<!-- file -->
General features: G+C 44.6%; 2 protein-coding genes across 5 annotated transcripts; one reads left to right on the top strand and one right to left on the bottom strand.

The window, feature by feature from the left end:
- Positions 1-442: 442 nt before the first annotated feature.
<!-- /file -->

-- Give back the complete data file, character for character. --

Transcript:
General features: G+C 44.6%; 2 protein-coding genes across 5 annotated transcripts; one reads left to right on the top strand and one right to left on the bottom strand.

The window, feature by feature from the left end:
- Positions 1-442: 442 nt before the first annotated feature.